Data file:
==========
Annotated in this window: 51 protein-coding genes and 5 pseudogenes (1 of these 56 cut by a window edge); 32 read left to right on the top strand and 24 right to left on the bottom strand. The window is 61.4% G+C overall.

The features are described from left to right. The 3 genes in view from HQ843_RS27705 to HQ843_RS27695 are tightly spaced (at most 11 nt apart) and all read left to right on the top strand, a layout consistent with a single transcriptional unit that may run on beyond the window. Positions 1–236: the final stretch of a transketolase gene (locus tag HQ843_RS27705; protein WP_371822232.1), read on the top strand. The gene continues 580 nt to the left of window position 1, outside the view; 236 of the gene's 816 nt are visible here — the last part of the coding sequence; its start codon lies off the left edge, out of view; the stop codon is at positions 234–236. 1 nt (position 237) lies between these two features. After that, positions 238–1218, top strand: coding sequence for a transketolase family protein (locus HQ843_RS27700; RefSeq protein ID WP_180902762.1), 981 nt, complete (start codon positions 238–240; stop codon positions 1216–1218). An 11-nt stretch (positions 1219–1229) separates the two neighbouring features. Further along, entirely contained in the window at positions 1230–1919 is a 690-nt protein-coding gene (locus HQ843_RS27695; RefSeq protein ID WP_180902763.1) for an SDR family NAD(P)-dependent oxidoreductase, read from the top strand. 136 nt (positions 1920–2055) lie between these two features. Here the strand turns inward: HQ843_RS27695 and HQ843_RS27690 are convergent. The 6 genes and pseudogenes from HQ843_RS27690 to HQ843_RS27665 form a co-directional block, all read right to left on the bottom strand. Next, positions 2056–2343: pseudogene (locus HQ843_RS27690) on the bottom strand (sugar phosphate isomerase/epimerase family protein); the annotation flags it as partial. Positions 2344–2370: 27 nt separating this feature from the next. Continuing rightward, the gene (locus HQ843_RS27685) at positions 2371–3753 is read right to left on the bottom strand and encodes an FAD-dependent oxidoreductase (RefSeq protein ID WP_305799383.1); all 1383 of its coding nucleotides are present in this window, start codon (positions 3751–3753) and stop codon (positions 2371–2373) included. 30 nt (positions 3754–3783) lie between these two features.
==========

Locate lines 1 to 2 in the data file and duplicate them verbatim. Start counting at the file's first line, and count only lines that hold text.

Annotated in this window: 51 protein-coding genes and 5 pseudogenes (1 of these 56 cut by a window edge); 32 read left to right on the top strand and 24 right to left on the bottom strand. The window is 61.4% G+C overall.

The features are described from left to right. The 3 genes in view from HQ843_RS27705 to HQ843_RS27695 are tightly spaced (at most 11 nt apart) and all read left to right on the top strand, a layout consistent with a single transcriptional unit that may run on beyond the window. Positions 1–236: the final stretch of a transketolase gene (locus tag HQ843_RS27705; protein WP_371822232.1), read on the top strand. The gene continues 580 nt to the left of window position 1, outside the view; 236 of the gene's 816 nt are visible here — the last part of the coding sequence; its start codon lies off the left edge, out of view; the stop codon is at positions 234–236. 1 nt (position 237) lies between these two features. After that, positions 238–1218, top strand: coding sequence for a transketolase family protein (locus HQ843_RS27700; RefSeq protein ID WP_180902762.1), 981 nt, complete (start codon positions 238–240; stop codon positions 1216–1218). An 11-nt stretch (positions 1219–1229) separates the two neighbouring features. Further along, entirely contained in the window at positions 1230–1919 is a 690-nt protein-coding gene (locus HQ843_RS27695; RefSeq protein ID WP_180902763.1) for an SDR family NAD(P)-dependent oxidoreductase, read from the top strand. 136 nt (positions 1920–2055) lie between these two features. Here the strand turns inward: HQ843_RS27695 and HQ843_RS27690 are convergent. The 6 genes and pseudogenes from HQ843_RS27690 to HQ843_RS27665 form a co-directional block, all read right to left on the bottom strand. Next, positions 2056–2343: pseudogene (locus HQ843_RS27690) on the bottom strand (sugar phosphate isomerase/epimerase family protein); the annotation flags it as partial. Positions 2344–2370: 27 nt separating this feature from the next. Continuing rightward, the gene (locus HQ843_RS27685) at positions 2371–3753 is read right to left on the bottom strand and encodes an FAD-dependent oxidoreductase (RefSeq protein ID WP_305799383.1); all 1383 of its coding nucleotides are present in this window, start codon (positions 3751–3753) and stop codon (positions 2371–2373) included. 30 nt (positions 3754–3783) lie between these two features.